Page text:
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The case for (and against) Randy Moss, Super Bowl champion

Randy Moss might win a Super Bowl tonight, and you still probably won't like him.

Scott Halleran

1. Randy Moss wore high socks at Marshall, high socks stretched up to his game pants over thin legs. They made him look lanky, spindly, even breakable. For certain games he wore horizontally striped socks, rings of kelly green bobbing down the field with a sickening ease. Striped socks fit Moss in two senses.

  • They give a certain vintage feel to watching Randy Moss footage, footage where Moss runs so slowly, and with such floaty ease through competition, that he seems to have several frames more a second than other players like old reel-to-reel tape of 1930s football players.
  • A person who wears spearmint candy cane socks on a football field has already told you how little he cares what you think, do, want to do, or care to say about him getting anywhere he wants on the field.

2. Randy Moss will play in the Super Bowl on Sunday for the San Francisco 49ers. He is 35 years old, and the third receiving option on his team behind Michael Crabtree and Vernon Davis. He sits third on the NFL receiving yards list behind Terrell Owens and Jerry Rice.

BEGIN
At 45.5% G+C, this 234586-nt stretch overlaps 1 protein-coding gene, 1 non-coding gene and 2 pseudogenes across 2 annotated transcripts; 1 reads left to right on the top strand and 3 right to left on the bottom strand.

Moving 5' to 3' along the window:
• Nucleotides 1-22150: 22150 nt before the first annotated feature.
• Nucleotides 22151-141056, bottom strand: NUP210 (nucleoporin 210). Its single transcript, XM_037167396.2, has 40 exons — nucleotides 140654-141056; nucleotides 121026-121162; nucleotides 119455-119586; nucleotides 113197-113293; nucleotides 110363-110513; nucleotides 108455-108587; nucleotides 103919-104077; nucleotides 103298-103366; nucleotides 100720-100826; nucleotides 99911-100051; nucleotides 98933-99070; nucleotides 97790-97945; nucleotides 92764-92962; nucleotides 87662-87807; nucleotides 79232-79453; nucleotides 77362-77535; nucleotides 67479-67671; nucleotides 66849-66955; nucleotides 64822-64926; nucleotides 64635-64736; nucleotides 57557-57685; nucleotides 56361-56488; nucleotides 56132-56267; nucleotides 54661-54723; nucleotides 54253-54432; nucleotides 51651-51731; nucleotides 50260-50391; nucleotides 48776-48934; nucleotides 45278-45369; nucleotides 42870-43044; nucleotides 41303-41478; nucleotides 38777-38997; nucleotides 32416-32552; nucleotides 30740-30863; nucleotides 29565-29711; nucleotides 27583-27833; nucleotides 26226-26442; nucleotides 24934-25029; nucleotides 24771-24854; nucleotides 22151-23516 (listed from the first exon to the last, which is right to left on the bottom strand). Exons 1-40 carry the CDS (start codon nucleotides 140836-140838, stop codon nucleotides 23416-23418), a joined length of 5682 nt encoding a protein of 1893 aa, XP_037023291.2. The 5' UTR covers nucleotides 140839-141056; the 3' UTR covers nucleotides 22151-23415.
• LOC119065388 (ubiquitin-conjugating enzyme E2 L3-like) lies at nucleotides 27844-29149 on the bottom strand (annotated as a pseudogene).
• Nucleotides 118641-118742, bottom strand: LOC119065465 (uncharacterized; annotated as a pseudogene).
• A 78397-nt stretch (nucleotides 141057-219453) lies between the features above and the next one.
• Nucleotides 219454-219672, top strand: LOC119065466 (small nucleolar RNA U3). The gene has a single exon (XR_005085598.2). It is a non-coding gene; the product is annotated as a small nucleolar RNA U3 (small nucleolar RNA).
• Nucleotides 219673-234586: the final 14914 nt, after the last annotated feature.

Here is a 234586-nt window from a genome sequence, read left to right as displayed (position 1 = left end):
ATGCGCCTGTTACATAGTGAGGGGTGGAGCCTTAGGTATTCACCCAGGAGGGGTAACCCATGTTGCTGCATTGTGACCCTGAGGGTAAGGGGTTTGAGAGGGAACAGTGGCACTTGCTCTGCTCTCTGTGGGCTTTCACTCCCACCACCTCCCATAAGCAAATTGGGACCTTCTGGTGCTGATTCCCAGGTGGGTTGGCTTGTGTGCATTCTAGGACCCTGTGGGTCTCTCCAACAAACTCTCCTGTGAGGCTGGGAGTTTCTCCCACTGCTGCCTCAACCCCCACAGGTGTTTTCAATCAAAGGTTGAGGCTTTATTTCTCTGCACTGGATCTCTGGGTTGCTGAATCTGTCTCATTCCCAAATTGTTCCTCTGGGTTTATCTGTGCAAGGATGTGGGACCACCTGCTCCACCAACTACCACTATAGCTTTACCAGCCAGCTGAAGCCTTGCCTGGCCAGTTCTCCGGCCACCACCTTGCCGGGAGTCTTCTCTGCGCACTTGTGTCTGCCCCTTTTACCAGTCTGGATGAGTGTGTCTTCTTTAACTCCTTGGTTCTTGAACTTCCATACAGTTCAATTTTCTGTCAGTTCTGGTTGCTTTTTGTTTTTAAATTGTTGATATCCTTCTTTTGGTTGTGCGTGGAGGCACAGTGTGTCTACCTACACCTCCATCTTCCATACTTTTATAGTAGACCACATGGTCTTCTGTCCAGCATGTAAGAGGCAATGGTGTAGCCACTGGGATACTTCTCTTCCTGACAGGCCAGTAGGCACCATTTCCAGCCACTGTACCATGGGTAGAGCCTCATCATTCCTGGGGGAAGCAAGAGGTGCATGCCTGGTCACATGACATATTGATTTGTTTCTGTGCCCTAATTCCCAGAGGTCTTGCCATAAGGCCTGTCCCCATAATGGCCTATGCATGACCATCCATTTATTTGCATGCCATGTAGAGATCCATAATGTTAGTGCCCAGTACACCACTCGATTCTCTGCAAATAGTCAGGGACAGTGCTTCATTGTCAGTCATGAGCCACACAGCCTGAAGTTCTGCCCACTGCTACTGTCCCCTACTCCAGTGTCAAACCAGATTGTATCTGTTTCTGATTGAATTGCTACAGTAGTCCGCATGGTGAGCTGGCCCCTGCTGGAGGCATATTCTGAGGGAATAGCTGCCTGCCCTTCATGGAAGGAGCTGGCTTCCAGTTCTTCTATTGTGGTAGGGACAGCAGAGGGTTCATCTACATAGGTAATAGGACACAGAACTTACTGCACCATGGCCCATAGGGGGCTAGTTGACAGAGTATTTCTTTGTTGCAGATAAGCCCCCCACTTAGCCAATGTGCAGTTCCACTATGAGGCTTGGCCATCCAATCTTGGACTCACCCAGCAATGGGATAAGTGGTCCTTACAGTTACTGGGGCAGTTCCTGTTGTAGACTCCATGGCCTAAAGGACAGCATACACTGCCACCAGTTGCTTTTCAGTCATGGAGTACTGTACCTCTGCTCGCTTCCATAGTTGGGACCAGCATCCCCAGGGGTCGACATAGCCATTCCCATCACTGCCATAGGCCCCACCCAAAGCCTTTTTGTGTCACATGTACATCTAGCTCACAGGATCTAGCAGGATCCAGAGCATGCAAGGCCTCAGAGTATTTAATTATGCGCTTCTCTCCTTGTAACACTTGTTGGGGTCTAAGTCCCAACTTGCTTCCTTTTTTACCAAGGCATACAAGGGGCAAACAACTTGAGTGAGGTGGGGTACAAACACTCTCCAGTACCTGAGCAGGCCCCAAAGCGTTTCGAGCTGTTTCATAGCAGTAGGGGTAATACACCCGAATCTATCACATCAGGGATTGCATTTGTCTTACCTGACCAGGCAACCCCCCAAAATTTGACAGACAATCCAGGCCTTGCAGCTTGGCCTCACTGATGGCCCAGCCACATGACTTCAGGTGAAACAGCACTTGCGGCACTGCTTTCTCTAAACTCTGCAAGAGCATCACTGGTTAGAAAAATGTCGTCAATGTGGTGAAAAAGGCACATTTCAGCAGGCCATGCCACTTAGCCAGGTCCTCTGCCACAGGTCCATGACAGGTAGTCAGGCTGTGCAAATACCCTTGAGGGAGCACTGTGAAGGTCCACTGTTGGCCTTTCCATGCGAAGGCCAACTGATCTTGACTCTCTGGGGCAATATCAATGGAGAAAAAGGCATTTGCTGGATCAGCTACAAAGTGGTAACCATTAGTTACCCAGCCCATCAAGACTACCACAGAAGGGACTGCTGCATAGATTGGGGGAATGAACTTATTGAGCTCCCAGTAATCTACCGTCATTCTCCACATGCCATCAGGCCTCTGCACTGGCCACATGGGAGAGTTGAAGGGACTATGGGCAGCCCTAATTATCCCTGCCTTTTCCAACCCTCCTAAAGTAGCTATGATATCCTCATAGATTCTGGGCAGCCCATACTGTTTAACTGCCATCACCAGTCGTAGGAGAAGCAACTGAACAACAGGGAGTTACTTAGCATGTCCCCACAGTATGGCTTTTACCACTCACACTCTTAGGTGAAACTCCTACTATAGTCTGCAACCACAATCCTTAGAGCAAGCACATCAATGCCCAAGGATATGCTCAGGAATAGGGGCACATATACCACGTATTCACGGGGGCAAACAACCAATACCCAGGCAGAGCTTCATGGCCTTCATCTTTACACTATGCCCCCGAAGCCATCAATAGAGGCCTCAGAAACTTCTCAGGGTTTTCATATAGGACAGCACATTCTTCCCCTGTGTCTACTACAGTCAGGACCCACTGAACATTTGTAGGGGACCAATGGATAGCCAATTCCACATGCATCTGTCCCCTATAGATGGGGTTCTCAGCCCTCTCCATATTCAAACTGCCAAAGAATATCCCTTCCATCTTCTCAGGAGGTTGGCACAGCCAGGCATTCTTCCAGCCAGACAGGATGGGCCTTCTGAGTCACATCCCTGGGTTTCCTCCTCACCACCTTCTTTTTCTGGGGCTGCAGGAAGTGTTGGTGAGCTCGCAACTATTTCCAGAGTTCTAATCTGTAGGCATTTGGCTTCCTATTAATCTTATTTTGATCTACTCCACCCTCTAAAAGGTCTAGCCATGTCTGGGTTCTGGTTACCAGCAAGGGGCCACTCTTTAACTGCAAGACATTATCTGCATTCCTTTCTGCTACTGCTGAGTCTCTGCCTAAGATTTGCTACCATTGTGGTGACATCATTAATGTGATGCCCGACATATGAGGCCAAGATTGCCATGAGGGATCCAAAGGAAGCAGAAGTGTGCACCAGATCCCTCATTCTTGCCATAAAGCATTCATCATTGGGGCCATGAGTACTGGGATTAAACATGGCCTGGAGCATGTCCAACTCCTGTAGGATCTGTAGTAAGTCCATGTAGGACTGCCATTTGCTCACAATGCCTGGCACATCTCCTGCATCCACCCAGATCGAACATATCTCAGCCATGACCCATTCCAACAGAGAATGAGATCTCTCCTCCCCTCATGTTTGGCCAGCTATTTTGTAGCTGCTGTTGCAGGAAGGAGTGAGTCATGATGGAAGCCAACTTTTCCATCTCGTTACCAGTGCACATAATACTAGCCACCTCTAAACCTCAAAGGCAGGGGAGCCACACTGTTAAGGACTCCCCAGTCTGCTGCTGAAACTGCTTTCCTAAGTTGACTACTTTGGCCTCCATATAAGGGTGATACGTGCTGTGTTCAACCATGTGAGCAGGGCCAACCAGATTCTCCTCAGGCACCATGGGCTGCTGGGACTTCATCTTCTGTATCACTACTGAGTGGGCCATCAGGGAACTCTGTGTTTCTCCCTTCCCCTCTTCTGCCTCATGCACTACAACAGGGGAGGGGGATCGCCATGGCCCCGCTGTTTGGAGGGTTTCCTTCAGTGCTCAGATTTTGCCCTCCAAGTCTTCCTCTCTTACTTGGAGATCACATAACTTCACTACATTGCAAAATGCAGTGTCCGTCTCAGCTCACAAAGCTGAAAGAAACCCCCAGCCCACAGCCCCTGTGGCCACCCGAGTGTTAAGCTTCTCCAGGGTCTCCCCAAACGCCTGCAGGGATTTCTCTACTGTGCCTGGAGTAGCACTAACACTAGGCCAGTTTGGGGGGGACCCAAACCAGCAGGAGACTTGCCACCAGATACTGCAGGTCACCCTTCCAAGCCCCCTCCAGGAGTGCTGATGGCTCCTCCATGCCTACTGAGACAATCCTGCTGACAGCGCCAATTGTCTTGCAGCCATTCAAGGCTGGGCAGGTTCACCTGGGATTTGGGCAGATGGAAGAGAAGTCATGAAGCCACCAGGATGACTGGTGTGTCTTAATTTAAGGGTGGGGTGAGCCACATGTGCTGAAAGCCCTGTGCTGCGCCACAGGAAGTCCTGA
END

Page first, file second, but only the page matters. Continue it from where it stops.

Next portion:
Rice has a vested interest in being the Greatest Receiver Ever. That's convenient since statistics and facts let him make a very, very good claim for it, along with the Super Bowl rings and All-Pro selections that lend real anecdotal weight. He also believes Randy Moss could have been the best wide receiver ever.

"This is how I impacted the game: with Super Bowl rings,'' he said. "I'm hoping he can go out there and win his first one and be a big factor."

Jerry Rice had Joe Montana and Steve Young throwing to him on pre-salary cap teams that rank among the greatest ever assembled. Moss has had his Hall of Fame partner -- Tom Brady in New England -- but for the bulk of his career relied on Daunte Culpepper, Brad Johnson, and a cavalcade of middling signal-callers to get him the ball. Randy Moss, for all his athletic brilliance, is not a one-man delivery system.